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Stateside Podcast: A neighborhood confronts Stellantis

A silver Jeep is in the process of being assembled at the Stellantis Jeep plant in Detroit.
The U.S. EPA will investigate if state environmental regulators violated the civil rights of residents near the Stellantis Jeep plant (Mack) in Detroit

Residents living along Beniteau Street in Detroit never anticipated a wall running through their backyards. The wall was installed by automaker Stellantis North America during the launch of a new plant – the Mack Avenue Assembly Plant. It was intended to serve as a buffer between residents and the facility, which began production of Jeep Grand Cherokees in March 2021.

Since then, the plant has received 8 citations from the Michigan Department of Environment, Great Lakes and Energy (EGLE). The citations had to do with offensive odors coming from the facility’s paint shop, as well as improperly-installed pollution control equipment. Residents on Beniteau Street – as well as the broader neighborhood – have felt the ramifications. They have attributed problems including stinging eyes, breathing problems, chest pains and more to the start of production at the factory.

Roosevelt Hendrix has lived on Beniteau Street for 11 years. He and his wife have four young children. Hendrix said his oldest son missed 40 days of school this past year due to chronic illnesses – something they attribute, at least in part, to Stellantis.

“The doctor told us that there was nothing that they could do for him,” Hendrix said. “Because it’s the environment we’re living in.”

Between the odors, the noise, and the truck traffic, Hendrix and some other residents would like to be offered something like a buyout or a home swap so they can move out.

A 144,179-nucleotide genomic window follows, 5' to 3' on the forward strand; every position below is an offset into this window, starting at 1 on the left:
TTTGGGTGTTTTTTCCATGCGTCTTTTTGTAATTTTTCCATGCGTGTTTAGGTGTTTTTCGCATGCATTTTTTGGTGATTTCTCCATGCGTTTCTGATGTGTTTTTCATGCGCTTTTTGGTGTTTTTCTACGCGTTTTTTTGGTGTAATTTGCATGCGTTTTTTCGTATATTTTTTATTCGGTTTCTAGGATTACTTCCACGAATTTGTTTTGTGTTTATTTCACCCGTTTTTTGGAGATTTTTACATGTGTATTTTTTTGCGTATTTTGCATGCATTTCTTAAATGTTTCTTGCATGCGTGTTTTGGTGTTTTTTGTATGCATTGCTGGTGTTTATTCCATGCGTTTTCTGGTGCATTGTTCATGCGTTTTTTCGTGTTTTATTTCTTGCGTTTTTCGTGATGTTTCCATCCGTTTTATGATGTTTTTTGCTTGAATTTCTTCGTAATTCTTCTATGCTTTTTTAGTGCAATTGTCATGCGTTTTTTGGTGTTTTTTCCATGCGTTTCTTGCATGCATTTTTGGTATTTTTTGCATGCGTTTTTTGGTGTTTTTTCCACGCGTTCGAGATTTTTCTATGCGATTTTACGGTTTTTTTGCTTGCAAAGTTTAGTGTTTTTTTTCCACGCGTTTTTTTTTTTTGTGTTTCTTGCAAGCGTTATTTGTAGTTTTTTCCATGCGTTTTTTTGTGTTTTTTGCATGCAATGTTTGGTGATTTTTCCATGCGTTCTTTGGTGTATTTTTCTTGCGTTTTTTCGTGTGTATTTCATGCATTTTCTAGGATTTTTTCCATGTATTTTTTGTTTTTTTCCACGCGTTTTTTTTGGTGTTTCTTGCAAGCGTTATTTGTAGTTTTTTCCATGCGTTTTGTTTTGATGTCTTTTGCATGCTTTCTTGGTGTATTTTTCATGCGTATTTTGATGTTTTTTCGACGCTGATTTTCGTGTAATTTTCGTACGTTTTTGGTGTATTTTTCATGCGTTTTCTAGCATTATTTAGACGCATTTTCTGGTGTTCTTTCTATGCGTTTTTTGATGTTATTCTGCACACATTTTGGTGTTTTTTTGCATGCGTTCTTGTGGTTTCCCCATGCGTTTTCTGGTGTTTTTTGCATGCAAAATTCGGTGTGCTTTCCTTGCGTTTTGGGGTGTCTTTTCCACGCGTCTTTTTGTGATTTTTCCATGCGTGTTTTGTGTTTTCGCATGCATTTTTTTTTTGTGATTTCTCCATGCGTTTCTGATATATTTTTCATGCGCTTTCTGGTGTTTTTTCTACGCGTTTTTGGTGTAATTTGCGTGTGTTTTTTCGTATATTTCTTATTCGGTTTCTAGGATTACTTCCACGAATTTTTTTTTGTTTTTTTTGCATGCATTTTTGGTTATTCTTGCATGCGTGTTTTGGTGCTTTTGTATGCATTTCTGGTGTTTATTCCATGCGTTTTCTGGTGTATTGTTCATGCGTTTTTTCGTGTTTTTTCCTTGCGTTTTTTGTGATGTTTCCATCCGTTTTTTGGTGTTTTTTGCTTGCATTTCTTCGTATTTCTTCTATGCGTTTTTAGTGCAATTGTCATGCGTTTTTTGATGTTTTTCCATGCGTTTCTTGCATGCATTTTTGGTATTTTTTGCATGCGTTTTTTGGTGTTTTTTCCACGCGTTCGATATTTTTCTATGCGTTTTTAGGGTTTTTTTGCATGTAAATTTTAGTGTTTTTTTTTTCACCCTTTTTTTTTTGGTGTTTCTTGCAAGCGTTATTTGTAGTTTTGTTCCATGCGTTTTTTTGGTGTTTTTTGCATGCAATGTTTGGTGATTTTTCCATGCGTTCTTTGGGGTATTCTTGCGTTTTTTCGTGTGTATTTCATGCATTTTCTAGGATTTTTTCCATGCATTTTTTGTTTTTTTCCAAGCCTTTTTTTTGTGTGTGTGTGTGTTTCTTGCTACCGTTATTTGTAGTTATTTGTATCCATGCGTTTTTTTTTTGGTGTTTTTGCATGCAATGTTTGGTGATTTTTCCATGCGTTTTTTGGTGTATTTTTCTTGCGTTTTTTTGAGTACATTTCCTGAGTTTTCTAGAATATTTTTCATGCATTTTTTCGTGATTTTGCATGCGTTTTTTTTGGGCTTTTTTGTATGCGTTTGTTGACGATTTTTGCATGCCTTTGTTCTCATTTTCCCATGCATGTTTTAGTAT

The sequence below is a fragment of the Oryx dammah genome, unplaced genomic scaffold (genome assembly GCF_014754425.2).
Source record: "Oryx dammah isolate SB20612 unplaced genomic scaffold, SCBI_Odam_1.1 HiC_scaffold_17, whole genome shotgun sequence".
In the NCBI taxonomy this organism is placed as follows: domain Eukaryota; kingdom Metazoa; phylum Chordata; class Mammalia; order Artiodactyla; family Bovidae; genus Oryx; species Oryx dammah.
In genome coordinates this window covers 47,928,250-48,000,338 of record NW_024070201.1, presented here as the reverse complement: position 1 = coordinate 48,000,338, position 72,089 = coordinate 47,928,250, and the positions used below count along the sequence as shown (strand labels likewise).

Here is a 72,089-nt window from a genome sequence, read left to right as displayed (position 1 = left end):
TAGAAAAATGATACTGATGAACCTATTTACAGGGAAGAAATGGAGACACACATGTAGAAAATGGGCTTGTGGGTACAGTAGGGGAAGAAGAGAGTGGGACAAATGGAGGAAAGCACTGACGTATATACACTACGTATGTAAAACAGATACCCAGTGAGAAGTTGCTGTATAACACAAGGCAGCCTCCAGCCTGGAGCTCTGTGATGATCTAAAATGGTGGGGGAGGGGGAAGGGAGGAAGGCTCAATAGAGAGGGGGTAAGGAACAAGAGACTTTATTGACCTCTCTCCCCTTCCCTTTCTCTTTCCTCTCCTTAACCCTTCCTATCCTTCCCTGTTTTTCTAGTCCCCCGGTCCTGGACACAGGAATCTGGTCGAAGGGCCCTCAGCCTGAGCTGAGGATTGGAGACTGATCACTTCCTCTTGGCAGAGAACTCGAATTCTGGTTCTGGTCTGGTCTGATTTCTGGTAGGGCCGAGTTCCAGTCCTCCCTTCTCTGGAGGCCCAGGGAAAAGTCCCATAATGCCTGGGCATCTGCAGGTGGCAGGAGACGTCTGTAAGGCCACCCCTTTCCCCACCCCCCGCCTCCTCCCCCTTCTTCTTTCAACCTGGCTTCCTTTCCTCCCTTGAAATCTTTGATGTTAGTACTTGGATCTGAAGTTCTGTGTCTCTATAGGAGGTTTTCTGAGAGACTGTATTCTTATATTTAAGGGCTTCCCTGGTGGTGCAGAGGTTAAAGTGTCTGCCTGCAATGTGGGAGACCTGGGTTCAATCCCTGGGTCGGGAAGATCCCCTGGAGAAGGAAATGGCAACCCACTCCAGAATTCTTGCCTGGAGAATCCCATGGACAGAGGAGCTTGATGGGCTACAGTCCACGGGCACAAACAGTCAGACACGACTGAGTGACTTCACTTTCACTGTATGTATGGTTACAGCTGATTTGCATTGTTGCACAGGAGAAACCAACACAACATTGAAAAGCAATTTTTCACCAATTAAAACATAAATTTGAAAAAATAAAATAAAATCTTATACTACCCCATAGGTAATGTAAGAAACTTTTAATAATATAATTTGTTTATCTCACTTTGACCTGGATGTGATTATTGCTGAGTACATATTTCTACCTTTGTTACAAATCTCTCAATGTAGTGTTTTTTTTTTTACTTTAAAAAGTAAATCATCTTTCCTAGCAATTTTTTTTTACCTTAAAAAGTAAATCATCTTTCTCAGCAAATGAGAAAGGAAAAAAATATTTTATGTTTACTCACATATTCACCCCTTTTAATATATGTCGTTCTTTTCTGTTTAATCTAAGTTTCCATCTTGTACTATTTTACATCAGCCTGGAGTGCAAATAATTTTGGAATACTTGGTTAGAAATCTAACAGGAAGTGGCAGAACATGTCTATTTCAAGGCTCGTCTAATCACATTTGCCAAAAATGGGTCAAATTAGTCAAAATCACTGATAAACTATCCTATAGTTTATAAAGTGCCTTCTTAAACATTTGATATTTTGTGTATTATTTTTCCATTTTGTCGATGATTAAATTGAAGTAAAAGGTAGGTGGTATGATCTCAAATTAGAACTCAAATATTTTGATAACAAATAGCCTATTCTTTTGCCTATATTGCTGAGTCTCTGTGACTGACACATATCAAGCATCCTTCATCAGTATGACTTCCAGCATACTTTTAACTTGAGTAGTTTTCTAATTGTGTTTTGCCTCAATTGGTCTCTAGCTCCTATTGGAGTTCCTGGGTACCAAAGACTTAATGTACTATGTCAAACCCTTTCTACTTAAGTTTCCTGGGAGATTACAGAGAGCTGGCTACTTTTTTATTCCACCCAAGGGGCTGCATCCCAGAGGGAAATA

“My preferred solution is to be bought out as far as this area is concerned,” said Robert Shobe, who also lives on Beniteau Street. “I don't think it's safe for anyone to live around here.”

EGLE has taken “escalated enforcement actions” against Stellantis. In December, the agency and the carmaker finalized a consent agreement that lays out rules and steps the company must take to stay in compliance. However, in June, the carmaker violated that order with another odor citation, and was fined $5,000. The plant just recently installed a second piece of pollution control equipment that’s meant to better control odors.

But many residents in the neighborhood feel that Stellantis continues to get slaps on the wrist – and that no real change is happening. “They came in here and built the plant right in my backyard – and I got to deal with it,” Hendrix said. “It's unfair.”

Listen to today’s pod to hear more about Mack Avenue Assembly – its repeated environmental violations, how the automaker and officials are trying to grapple with them, and what the people living around it want from them.

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Laura is Executive Producer of Stateside. She came to Michigan Public from WDET in Detroit, where she was senior producer on the current events program, Detroit Today.
Cate Weiser joined the Stateside team as an intern in May 2023, and is a second-year at the University of Chicago.